Concept

Battle of Long Tan

Summary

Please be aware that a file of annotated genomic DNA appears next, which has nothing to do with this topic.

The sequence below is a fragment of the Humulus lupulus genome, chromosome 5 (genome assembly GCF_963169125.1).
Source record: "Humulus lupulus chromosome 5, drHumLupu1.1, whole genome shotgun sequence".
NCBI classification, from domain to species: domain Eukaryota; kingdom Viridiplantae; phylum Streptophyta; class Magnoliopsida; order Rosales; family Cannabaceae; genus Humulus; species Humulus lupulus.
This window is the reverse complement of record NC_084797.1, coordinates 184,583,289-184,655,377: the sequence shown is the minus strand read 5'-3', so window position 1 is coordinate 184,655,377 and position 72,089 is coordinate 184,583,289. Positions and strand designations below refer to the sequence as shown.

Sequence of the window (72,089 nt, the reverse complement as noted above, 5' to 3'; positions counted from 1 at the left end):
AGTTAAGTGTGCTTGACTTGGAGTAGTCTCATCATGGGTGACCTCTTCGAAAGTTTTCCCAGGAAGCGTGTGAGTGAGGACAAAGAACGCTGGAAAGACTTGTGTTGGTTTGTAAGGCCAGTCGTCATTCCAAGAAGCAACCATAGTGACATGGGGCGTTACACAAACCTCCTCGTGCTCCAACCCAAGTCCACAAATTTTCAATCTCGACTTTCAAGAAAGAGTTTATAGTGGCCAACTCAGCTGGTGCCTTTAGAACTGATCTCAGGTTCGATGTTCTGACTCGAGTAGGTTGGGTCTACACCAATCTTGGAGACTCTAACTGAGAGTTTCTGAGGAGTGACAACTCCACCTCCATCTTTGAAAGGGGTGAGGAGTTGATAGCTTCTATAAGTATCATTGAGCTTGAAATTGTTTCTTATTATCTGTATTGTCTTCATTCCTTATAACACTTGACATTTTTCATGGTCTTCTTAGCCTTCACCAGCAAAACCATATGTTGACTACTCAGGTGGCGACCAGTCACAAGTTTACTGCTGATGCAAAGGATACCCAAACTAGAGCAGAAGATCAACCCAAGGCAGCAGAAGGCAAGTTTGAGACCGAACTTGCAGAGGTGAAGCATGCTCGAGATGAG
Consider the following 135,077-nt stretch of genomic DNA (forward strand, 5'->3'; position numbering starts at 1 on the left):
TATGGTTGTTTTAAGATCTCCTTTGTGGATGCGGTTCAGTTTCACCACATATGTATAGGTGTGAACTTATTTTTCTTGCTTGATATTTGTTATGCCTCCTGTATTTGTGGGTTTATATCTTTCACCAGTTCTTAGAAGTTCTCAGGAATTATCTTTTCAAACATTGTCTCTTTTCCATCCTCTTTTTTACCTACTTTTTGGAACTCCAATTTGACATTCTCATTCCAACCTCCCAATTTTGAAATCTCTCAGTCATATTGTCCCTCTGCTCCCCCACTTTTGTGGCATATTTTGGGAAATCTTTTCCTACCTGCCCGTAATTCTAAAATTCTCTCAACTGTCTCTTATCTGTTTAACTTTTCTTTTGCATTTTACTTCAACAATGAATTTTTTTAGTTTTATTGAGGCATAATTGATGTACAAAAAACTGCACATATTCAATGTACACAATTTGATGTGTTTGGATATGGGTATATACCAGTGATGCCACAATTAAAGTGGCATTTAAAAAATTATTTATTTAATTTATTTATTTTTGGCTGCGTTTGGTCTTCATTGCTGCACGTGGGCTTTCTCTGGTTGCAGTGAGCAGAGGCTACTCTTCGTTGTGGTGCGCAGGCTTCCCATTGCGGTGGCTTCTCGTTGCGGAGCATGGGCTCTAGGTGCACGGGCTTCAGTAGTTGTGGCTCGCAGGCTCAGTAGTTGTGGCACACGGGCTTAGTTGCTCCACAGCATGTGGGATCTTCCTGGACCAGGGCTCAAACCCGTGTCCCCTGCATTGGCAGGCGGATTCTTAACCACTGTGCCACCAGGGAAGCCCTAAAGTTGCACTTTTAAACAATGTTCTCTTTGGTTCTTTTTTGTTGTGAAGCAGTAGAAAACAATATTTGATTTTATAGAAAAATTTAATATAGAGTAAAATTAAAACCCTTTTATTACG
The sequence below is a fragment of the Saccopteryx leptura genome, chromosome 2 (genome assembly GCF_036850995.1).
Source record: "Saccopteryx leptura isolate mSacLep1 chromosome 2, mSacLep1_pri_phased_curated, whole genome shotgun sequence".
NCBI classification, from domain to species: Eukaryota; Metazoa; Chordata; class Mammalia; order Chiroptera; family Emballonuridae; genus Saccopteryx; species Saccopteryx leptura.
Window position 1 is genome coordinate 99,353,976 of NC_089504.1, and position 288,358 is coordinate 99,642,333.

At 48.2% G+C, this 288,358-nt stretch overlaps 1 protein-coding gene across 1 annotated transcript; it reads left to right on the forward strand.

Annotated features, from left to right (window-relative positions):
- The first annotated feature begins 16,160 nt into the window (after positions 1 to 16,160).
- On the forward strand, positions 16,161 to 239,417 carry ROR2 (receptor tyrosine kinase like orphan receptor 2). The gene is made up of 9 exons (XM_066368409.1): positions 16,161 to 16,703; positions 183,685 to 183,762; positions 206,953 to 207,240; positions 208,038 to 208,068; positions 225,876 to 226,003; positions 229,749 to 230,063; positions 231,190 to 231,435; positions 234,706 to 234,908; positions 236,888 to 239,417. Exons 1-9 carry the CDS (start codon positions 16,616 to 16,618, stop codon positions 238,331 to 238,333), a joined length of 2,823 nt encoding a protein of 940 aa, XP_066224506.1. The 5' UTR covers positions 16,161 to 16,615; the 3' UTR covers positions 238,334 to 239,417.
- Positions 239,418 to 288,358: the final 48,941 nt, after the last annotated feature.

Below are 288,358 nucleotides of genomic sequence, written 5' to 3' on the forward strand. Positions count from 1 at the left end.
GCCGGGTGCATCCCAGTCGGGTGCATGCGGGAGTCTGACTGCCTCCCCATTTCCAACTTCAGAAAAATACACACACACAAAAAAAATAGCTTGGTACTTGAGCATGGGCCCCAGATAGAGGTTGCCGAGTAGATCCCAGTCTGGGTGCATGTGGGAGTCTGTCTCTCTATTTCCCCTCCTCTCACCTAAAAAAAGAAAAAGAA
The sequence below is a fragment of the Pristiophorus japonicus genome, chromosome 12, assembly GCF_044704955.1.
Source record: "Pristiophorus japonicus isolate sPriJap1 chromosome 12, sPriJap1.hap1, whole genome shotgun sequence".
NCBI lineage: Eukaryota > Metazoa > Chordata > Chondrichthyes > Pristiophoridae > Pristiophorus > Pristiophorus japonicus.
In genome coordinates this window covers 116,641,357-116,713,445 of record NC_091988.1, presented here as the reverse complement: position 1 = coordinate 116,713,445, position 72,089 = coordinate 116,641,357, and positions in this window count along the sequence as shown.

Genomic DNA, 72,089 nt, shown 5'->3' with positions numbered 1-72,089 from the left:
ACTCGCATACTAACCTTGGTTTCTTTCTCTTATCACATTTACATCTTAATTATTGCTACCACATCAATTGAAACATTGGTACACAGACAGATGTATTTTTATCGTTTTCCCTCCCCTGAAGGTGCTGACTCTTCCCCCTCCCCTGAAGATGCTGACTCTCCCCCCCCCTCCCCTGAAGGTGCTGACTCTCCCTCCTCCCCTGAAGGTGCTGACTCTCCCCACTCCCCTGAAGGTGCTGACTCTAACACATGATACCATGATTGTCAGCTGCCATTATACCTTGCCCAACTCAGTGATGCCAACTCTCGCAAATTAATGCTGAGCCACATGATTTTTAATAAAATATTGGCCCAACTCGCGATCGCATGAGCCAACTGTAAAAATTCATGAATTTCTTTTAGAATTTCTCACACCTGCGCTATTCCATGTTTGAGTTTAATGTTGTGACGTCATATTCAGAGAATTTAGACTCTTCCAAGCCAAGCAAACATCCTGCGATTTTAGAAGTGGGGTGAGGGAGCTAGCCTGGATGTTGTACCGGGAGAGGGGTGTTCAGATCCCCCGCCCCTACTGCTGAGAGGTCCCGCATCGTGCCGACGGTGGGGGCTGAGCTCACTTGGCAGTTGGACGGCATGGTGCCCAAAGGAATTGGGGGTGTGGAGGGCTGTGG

The Battle of Long Tan (18 August 1966) took place in a rubber plantation near Long Tân, in Phước Tuy Province, South Vietnam, during the Vietnam War. The action was fought between Viet Cong (VC) and People's Army of Vietnam (PAVN) units and elements of the 1st Australian Task Force (1 ATF). Australian signals intelligence (SIGINT) had tracked the VC 275th Regiment and D445 Battalion moving to a position just north of Long Tan. By 16 August, it was positioned near Long Tan outside the range of the 1 ATF artillery at Nui Dat. Using mortars and recoilless rifles (RCLs), on the night of 16/17 August, the VC attacked Nui Dat from a position to the east, until counter-battery fire made it stop. The next morning D Company, 6th Battalion, Royal Australian Regiment (6 RAR), departed Nui Dat to locate the firing positions and determine the direction of the VC withdrawal. D Company found weapon pits and firing positions for mortars and RCLs, and around midday on 18 August made contact with VC elements. Facing a larger force, D Company called in artillery support. Heavy fighting ensued as the VC attempted to encircle and destroy the Australians, who were resupplied several hours later by two UH-1B Iroquois from No. 9 Squadron RAAF. With the help of strong artillery fire, D Company held off a regimental assault before a relief force of M113 armoured personnel carriers and infantry from Nui Dat reinforced them that night. Australian forces then pulled back to evacuate their casualties and formed a defensive position; when they swept through the area next day, the VC had withdrawn and the operation ended on 21 August. Although 1 ATF initially viewed Long Tan as a defeat, the action was later re-assessed as a strategic victory since it prevented the VC moving against Nui Dat. The VC also considered it a victory, due to the political success of an effective ambush and securing of the area around the village. Whether the battle impaired the capabilities of the VC is disputed.
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